These numbers are simply the combined amount of prior experience by all players who played so much as a single game with the expansion team in their first season. If a 1,000-game veteran played one game, the team gets 1,000 games added into their column. If a rookie plays all 82 games, it still counts for 0 in the column.
Raw numbers are useful insofar as determining overall experience that passed through the locker room, but I leaned more heavily on weighted numbers because of this obvious shortcoming.
Experience prior to expansion season – raw numbers (Forwards)
|Team||NHL games||Other Pro||Jr/Col+20|
|1991-92 San Jose||5490||3909||1176|
|1992-93 Tampa Bay||4761||5213||1037|
Experience prior to expansion season – raw numbers (Defensemen)
|Team||NHL games||Other Pro||Jr/Col+20|
|1992-93 Tampa Bay||3142||1469||419|
|1991-92 San Jose||1799||1542||418|
Experience prior to expansion season – raw numbers (Goalies)
|Team||NHL games||Other Pro||Jr/Col+20|
|1991-92 San Jose||387||639||119|
|1992-93 Tampa Bay||180||610||114|
Weighted numbers are calculated by multiplying the number of prior games by the number of games that a player suited up for in the expansion year. If Player A has 1,000 games of prior experience and plays 4 games, it gets banked as 4,000 NHL games. If Player B had 500 games of prior experience and played 70 games, it gets banked as 35,000 NHL games.
This is more useful than the raw numbers more due to the fact that it tamps down the disproporionate impact of players who play only a handful of games, which is a fairly common occurrance for a first-year expansion team.
In the case of Vegas, they’ve only played 47 games to this point out of an 82-game season. The multiplier to determine overall pace is 1.74468.
Other factors to consider are that San Jose entered the league with an 80-game season. Tampa Bay, Ottawa, Florida, and Anaheim all entered the league with an 84-game season. Nashville, Atlanta, Columbus, Minnesota, and Vegas all entered the league with an 82-game season.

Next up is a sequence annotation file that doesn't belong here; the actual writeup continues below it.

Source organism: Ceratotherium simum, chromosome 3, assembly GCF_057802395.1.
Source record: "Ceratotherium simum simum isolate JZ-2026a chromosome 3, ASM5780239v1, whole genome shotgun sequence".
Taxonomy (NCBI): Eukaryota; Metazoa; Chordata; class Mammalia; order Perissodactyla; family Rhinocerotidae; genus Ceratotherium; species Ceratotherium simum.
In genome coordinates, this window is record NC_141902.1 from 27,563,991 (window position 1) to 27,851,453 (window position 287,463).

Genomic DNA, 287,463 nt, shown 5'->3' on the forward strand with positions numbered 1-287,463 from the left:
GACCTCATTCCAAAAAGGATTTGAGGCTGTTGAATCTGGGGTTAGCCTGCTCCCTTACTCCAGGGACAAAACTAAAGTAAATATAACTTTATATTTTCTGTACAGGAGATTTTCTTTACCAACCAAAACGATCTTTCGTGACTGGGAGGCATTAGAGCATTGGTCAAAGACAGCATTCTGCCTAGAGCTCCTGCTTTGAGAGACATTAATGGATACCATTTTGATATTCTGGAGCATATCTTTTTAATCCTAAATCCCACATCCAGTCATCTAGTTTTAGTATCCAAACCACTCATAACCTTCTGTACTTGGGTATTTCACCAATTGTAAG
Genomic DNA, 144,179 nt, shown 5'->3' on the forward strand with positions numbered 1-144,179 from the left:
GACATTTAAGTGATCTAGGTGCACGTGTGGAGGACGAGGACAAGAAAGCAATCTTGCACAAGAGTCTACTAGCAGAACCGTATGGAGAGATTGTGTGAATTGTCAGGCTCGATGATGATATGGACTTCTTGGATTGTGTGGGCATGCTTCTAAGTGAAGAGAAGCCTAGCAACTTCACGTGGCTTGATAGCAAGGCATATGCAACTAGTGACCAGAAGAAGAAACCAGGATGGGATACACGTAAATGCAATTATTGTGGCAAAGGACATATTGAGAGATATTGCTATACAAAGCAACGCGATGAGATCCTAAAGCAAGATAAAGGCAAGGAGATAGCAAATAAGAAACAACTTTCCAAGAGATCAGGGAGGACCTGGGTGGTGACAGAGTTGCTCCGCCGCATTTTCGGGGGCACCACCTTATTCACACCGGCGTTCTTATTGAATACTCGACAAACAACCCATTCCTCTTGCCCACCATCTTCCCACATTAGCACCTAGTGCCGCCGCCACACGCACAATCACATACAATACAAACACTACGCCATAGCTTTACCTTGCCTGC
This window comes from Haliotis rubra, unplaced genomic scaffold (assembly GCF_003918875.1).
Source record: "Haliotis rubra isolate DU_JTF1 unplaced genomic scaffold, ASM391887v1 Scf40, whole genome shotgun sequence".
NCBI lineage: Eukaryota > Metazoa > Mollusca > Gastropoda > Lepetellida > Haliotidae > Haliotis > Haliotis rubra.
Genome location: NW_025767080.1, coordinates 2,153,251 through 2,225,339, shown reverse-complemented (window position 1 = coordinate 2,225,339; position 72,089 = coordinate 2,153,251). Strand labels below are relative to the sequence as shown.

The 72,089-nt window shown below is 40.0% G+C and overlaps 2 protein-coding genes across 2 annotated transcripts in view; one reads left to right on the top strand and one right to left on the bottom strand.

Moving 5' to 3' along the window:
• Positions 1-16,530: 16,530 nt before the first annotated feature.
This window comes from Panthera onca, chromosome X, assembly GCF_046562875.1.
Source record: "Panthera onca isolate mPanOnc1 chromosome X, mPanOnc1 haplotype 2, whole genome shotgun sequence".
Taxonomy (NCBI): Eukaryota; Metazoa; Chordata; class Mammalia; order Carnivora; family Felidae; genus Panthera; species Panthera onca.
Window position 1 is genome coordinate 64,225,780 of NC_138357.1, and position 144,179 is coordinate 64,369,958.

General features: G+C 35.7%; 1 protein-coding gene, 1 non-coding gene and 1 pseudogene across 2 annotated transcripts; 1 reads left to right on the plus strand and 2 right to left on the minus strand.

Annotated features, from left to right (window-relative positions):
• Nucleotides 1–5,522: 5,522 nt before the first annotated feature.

Experience prior to expansion season – weighted numbers (Forwards)
|Team||NHL games||Other Pro||Jr/Col+20|
|1991-92 San Jose||262578||99826||27321|
|1992-93 Tampa Bay||217298||157916||31946|
Experience prior to expansion season – weighted numbers (Defensemen)
|Team||NHL games||Other Pro||Jr/Col+20|
|1992-93 Tampa Bay||173504||41079||13414|
|1991-92 San Jose||93345||63318||13507|
Experience prior to expansion season – weighted numbers (Goalies)
|Team||NHL games||Other Pro||Jr/Col+20|
|1992-93 Tampa Bay||5616||15844||1750|
|1991-92 San Jose||4454||12922||521|
Weighted Average Numbers
Weighted average numbers provide a cleaner comparison because it knocks down a handful of the other factors that skew the picture: number of games in the first season, plus the fact that Vegas shouldn’t shift too much from this and certainly not to the extent as the weighted numbers above.
Weighted average is simply the weighted number divided by the number of man-games played. 21 forwards have a combined weighted number of 325,000 prior NHL games, but only 12 forwards dress for a given game. 12 (number of dressed forwards) times 82 (number of games played) equals 984 man-games played by forwards. 325,000 (weighted number) divided by 984 (man-games) equals an average of 330.28 prior NHL games played by an average forward in an average game for our theoretical team.
Experience prior to expansion season – weighted average numbers (Forwards)
|Team||NHL games||Other Pro||Jr/Col+20|
|1991-92 San Jose||273.52||103.99||28.46|
|1992-93 Tampa Bay||215.57||156.66||31.69|
Experience prior to expansion season – weighted average numbers (Defensemen)
|Team||NHL games||Other Pro||Jr/Col+20|
|1992-93 Tampa Bay||344.25||81.51||26.62|
|1991-92 San Jose||194.47||131.91||28.14|
Experience prior to expansion season – weighted average numbers (Goalies)
|Team||NHL games||Other Pro||Jr/Col+20|
|1992-93 Tampa Bay||66.86||188.62||20.83|
|1991-92 San Jose||55.68||161.53||6.51|
A handful of things really jump off the page here.
First is that Atlanta had the most prior NHL experience among forwards by an enormous margin (330.26 games), with second-place San Jose well back (273.52). Yet the Thrashers finished 28th out of 28 teams in goals scored with 170, 24 goals back of the 27th-place Islanders.